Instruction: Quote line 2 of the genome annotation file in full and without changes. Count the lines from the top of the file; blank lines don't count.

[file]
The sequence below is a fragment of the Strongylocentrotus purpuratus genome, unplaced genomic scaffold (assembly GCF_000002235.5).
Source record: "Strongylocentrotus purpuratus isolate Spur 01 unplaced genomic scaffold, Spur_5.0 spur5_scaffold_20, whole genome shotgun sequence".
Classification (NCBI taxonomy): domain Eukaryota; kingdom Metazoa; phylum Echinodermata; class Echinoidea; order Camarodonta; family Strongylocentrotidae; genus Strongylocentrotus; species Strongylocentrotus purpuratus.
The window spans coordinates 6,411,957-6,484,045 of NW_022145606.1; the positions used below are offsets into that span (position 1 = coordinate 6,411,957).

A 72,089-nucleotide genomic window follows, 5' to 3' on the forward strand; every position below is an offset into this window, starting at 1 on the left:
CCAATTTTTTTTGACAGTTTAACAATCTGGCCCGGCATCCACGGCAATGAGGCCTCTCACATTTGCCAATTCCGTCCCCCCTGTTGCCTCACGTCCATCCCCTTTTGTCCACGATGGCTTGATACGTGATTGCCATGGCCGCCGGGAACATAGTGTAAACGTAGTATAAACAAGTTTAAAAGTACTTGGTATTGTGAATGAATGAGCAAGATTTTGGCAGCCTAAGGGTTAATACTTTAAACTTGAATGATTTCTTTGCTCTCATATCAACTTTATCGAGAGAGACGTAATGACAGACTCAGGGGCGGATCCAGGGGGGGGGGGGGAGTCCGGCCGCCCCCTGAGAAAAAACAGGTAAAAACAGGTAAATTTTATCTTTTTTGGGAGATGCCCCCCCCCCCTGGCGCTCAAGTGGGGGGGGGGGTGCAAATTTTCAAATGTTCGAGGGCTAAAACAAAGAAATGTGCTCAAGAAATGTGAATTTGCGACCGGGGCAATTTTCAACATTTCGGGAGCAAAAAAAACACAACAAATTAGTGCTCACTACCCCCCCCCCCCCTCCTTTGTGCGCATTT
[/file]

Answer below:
Source record: "Strongylocentrotus purpuratus isolate Spur 01 unplaced genomic scaffold, Spur_5.0 spur5_scaffold_20, whole genome shotgun sequence".